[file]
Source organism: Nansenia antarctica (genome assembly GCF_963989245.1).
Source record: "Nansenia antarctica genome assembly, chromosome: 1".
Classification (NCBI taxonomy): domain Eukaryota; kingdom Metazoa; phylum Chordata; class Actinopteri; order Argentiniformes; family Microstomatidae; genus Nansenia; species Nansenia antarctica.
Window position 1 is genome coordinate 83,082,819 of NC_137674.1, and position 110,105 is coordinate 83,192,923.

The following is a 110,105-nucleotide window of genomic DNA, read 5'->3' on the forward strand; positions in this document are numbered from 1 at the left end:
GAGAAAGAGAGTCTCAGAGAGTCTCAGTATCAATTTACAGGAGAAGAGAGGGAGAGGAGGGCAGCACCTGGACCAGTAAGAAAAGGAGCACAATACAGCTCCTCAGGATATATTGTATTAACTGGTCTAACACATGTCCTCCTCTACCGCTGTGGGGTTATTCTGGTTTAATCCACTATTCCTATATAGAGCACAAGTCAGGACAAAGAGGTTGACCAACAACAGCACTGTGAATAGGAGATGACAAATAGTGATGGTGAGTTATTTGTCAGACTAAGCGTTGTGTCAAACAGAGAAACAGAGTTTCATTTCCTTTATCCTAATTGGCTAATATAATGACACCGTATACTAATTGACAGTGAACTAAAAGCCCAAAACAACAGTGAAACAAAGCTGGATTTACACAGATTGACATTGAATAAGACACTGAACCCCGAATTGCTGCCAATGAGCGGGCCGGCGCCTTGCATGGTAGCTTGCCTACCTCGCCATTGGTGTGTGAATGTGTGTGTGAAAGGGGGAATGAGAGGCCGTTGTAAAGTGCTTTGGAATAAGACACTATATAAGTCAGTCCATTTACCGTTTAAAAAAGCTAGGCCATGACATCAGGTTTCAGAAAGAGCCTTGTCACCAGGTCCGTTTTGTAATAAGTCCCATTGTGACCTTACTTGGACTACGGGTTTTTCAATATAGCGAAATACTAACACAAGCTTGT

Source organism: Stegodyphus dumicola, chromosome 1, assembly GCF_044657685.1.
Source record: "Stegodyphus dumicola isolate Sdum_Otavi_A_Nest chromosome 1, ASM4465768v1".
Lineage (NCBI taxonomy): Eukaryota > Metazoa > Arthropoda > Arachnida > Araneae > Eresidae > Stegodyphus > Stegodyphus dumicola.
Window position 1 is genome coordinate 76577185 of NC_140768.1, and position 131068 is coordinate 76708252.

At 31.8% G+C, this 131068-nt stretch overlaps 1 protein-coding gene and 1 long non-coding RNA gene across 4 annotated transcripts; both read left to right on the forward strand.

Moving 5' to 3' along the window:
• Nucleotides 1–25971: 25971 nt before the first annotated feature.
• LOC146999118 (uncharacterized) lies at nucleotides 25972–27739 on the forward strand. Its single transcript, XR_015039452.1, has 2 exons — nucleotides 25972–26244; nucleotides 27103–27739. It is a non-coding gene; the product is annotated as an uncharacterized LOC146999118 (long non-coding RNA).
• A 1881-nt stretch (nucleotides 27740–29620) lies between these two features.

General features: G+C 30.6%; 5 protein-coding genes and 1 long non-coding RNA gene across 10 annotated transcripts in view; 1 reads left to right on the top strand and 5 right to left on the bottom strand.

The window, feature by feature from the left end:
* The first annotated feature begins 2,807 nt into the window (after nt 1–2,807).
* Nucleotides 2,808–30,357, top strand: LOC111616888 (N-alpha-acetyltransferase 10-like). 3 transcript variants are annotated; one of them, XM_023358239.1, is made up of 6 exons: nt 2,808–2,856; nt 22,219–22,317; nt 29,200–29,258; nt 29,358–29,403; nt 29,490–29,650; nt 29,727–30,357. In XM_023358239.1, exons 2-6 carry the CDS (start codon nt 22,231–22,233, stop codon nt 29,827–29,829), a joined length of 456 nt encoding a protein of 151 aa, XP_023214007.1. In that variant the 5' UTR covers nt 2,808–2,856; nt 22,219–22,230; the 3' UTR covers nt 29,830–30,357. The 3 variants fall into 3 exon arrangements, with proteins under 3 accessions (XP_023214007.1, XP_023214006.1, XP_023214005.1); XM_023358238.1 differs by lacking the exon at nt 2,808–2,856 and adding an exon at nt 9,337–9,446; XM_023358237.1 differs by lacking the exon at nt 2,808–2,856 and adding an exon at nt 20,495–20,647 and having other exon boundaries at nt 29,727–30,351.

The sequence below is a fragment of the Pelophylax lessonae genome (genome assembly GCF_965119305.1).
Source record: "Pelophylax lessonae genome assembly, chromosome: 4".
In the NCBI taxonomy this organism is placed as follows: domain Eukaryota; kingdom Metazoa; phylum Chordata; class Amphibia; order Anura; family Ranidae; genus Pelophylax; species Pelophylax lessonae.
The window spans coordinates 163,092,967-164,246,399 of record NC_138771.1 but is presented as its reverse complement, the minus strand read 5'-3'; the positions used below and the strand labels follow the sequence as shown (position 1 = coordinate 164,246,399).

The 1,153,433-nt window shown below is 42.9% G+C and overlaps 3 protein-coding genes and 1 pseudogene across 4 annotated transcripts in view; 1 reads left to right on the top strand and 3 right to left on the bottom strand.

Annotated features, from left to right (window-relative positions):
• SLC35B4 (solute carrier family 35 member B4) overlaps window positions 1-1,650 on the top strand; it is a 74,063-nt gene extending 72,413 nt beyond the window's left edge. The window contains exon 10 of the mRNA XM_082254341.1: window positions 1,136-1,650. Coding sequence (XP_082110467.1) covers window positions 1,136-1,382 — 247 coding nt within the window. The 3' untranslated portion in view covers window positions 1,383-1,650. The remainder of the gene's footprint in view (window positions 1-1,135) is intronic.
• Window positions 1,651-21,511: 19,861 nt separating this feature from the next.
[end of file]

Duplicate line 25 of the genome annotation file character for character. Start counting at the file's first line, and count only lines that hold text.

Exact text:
Annotated features, from left to right (window-relative positions):